Toggle Main Menu Toggle Search

Open Access padlockePrints


Lookup NU author(s): Professor Paul MahargORCiD


Full text for this publication is not currently held within this repository. Alternative links are provided below where available.


© 2016 The Association of Law Teachers. Disintermediation is a concept well understood in almost all industries. At its simplest, it refers to the process by which intermediaries in a supply chain are eliminated, most often by digital re-engineering of process and workflow. It can often result in streamlined processes that appear more customer-focused. It can also result in the destruction of almost entire industries and occupations, and the re-design of almost every aspect of customer and client-facing activity. To date, legal education in particular has not given much attention to the process. In this article I explore some of the theory that has been constructed around the concept. I then examine some of the consequences that disintermediation is having upon our teaching and learning, and on our research on legal education, as part of the general landscape of the digital media churn evaluate its effects, and show how we might use aspects of it in two case studies that are, effectively, versions of the future of legal education.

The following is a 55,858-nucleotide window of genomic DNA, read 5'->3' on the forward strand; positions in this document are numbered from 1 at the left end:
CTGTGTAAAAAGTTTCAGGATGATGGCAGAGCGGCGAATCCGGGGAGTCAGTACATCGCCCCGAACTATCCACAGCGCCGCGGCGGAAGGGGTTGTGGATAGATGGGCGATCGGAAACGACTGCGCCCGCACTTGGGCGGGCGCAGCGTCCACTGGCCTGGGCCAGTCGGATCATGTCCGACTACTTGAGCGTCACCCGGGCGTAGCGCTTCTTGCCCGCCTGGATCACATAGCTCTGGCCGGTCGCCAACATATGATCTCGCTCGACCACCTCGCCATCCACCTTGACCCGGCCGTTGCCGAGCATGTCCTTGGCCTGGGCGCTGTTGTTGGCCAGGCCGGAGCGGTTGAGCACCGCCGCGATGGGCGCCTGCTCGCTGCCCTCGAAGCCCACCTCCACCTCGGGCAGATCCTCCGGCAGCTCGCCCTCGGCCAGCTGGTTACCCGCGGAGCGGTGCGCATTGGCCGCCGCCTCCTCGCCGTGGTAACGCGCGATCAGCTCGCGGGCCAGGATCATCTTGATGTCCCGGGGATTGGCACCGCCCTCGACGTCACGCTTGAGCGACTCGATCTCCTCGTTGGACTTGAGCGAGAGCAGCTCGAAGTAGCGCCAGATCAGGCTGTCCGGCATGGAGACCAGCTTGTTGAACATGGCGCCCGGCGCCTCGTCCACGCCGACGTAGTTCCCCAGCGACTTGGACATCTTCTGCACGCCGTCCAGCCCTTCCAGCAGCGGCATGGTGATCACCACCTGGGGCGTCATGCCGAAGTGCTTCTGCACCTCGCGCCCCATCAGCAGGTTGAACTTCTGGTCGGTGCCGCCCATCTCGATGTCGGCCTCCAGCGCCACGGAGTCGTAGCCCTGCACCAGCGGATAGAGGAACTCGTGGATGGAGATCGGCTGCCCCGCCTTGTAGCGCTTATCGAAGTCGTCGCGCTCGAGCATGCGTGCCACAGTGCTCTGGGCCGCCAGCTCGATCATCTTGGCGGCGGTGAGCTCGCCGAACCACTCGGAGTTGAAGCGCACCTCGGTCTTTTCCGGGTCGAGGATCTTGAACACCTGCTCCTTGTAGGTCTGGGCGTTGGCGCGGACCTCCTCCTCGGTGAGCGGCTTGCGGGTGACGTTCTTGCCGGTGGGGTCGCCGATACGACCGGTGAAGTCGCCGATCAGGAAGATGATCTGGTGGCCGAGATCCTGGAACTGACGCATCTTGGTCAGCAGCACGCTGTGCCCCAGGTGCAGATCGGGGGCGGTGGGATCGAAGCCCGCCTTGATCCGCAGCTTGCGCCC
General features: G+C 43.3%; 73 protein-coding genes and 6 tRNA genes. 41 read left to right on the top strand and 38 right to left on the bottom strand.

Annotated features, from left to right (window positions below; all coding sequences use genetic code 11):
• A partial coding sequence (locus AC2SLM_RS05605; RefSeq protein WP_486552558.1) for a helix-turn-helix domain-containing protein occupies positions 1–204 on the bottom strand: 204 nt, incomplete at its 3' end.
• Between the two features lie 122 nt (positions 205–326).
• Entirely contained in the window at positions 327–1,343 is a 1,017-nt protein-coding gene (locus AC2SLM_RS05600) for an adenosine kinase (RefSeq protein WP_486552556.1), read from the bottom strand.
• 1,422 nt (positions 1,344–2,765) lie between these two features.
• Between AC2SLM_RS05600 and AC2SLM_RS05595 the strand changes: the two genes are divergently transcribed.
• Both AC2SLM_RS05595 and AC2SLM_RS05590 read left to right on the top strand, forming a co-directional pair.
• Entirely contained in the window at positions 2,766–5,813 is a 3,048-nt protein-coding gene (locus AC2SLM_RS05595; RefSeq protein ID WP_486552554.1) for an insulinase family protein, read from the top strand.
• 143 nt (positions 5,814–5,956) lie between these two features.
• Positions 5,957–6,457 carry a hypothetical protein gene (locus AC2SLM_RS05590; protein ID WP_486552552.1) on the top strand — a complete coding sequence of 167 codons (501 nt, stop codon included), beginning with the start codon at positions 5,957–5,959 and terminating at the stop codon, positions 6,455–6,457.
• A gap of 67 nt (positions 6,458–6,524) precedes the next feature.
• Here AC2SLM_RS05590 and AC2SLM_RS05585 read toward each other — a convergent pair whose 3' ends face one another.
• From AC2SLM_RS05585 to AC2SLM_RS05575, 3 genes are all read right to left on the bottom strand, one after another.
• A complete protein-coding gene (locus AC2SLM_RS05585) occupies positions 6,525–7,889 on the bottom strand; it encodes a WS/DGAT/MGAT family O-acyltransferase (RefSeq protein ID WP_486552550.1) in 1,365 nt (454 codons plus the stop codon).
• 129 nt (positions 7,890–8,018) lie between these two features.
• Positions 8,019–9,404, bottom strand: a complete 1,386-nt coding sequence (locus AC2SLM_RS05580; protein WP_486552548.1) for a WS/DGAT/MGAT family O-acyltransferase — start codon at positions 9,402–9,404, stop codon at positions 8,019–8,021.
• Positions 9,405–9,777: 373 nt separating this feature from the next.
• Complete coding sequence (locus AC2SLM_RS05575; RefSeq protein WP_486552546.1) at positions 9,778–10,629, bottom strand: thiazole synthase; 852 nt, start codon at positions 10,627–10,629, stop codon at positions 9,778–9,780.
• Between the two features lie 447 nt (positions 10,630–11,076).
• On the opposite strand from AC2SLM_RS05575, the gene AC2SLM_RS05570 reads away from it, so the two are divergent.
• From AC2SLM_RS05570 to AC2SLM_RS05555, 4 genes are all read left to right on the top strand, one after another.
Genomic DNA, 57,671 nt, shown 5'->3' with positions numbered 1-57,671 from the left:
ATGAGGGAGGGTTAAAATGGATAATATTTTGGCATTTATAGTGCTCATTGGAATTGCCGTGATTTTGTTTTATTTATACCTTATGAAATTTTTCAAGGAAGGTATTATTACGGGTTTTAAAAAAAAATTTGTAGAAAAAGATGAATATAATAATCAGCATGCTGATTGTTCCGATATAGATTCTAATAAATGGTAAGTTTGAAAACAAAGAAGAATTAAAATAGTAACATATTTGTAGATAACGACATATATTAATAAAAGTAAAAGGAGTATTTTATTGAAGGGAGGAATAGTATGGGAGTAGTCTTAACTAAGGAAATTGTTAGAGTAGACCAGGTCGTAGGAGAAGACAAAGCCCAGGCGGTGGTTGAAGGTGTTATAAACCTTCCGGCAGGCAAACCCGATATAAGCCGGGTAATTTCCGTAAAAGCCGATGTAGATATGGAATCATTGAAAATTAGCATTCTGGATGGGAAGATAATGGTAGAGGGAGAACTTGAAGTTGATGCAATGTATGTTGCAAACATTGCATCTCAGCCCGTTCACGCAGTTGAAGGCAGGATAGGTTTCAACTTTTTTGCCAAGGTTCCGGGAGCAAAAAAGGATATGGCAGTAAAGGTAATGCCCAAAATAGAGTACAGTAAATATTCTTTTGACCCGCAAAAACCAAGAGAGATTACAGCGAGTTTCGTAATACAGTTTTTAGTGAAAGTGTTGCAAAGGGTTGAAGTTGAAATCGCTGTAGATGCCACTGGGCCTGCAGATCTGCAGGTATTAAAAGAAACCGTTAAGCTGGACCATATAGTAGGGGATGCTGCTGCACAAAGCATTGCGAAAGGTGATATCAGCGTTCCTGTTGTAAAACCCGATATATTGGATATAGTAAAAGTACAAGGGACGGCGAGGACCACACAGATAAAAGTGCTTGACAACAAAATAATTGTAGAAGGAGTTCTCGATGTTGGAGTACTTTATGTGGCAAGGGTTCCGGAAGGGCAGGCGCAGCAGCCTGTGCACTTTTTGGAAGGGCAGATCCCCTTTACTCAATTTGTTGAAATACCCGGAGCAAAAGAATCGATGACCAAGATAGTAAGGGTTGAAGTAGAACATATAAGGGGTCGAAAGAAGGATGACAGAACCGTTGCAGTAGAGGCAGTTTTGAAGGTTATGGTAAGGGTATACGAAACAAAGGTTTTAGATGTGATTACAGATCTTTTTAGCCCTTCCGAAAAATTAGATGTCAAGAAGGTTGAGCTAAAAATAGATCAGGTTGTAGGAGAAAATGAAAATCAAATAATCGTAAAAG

Publication metadata

Author(s): Maharg P

Publication type: Article

Publication status: Published

Journal: Law Teacher

Year: 2016

Volume: 50

Issue: 1

Pages: 114-131

Online publication date: 12/04/2016

Acceptance date: 02/04/2016

ISSN (print): 0306-9400

ISSN (electronic): 1943-0353

Publisher: Routledge


DOI: 10.1080/03069400.2016.1146473


Altmetrics provided by Altmetric